• Ozon is moving into both financing and travel services. I thought this was interesting. Usually if the core business is moving fast, that is the focus. Ozon’s movement into adjacent services may mean nothing. It is not inconsistent with how JD developed. But it may also be a search for faster growth.

But this ultimately comes down to whether you are a believer in Russia. Because things people frequently point to are:

  • A reliance on Russian infrastructure.
  • A lack of trust in the legal system.
  • A lack of trust across the economy.

This last factor is a problem. It really does hurt investment, especially international investment. Into companies as well as infrastructure. Consumers and merchants trust each other less. Cash on delivery is probably an expression of this.

Overall, Ozon is a fascinating question. The company is a solid example of a well-known, proven and powerful business model. That is attractive.

But its growth is going to be largely determined by an economy that has real questions. And is difficult for foreigners to understand. We can get a solid answer on growth coming from consolidation of the market. But the overall rate of growth depends on the Russian economy.

That is a good question to investigate. The uncertainty in this economy question could be a problem or it could be an opportunity to invest in a great business.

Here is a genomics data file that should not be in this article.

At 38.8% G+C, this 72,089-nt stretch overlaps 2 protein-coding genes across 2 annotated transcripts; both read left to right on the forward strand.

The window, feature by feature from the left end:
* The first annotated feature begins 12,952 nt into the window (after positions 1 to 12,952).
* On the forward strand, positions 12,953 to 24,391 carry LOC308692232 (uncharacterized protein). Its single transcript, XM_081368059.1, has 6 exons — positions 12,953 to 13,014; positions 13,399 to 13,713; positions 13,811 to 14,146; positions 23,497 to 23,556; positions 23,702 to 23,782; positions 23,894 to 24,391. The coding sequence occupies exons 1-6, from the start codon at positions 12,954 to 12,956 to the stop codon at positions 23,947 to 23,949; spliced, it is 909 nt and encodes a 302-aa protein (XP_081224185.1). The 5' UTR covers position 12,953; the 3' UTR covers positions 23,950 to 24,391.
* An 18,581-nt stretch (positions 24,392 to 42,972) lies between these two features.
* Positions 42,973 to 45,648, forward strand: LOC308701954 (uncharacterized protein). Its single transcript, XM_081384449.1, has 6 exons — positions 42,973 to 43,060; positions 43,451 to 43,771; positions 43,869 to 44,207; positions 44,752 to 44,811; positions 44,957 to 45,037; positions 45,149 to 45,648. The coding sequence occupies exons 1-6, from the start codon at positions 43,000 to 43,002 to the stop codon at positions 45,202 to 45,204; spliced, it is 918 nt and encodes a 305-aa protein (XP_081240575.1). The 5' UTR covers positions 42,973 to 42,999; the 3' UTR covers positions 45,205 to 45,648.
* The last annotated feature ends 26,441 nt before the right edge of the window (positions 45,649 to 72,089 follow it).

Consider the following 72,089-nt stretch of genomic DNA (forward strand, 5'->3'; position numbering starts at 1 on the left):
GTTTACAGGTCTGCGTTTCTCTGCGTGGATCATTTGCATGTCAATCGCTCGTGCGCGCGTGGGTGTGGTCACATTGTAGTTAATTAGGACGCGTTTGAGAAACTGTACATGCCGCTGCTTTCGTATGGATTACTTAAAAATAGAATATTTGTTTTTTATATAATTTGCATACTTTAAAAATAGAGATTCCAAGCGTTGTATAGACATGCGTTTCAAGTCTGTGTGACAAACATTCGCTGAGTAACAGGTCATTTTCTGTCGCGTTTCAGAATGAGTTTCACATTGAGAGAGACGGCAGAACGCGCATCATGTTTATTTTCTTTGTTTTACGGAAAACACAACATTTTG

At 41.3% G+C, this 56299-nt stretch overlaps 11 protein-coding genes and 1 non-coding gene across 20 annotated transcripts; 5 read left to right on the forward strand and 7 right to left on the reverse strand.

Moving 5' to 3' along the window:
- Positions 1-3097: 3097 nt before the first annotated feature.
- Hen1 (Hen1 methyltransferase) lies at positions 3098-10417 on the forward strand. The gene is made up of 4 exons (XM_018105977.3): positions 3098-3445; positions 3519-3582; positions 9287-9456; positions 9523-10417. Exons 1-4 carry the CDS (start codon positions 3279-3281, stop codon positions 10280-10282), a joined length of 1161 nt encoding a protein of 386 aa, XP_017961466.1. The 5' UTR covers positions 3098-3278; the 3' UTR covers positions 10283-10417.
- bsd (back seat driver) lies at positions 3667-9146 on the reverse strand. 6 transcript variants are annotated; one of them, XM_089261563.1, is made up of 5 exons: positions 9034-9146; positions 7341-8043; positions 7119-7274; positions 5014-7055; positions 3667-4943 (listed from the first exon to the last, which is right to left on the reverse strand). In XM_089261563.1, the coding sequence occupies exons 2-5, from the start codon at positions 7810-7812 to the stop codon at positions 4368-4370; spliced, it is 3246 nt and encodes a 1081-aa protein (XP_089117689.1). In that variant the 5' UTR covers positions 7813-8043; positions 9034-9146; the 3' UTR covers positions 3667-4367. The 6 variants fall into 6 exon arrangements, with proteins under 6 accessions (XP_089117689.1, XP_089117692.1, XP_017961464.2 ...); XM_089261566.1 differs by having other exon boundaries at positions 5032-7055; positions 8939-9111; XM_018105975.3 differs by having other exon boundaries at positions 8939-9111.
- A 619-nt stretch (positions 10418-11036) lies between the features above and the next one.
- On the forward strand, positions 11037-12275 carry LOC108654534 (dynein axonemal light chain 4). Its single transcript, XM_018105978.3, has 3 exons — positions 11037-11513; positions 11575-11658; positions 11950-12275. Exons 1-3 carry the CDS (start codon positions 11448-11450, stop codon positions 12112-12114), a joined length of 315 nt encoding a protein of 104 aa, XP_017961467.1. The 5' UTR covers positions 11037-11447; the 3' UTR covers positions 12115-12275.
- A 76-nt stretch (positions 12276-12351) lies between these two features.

Ozon calls itself the leading ecommerce platform in the large, fragmented, underpenetrated and growing Russian market. And that is true. It depends if you are a believer in that market.

That’s my take. I think it’s worth looking at.

Cheers, jeff

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Related articles:

From the Concept Library, concepts for this article are:

  • Ecommerce
  • Marketplace Platforms

From the Company Library, companies for this article are:

  • Ozon Holdings

Photo by Random Institute on Unsplash

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I write, speak and consult about digital strategy and transformation.

My book Moats and Marathons details how to measure competitive advantage in digital businesses.

I also host Tech Strategy, a podcast and subscription newsletter on the strategies of the best digital companies in the US, China and Asia.

This content (articles, podcasts, website info) is not investment advice. The information and opinions from me and any guests may be incorrect. The numbers and information may be wrong. The views expressed may no longer be relevant or accurate. Investing is risky. Do your own research.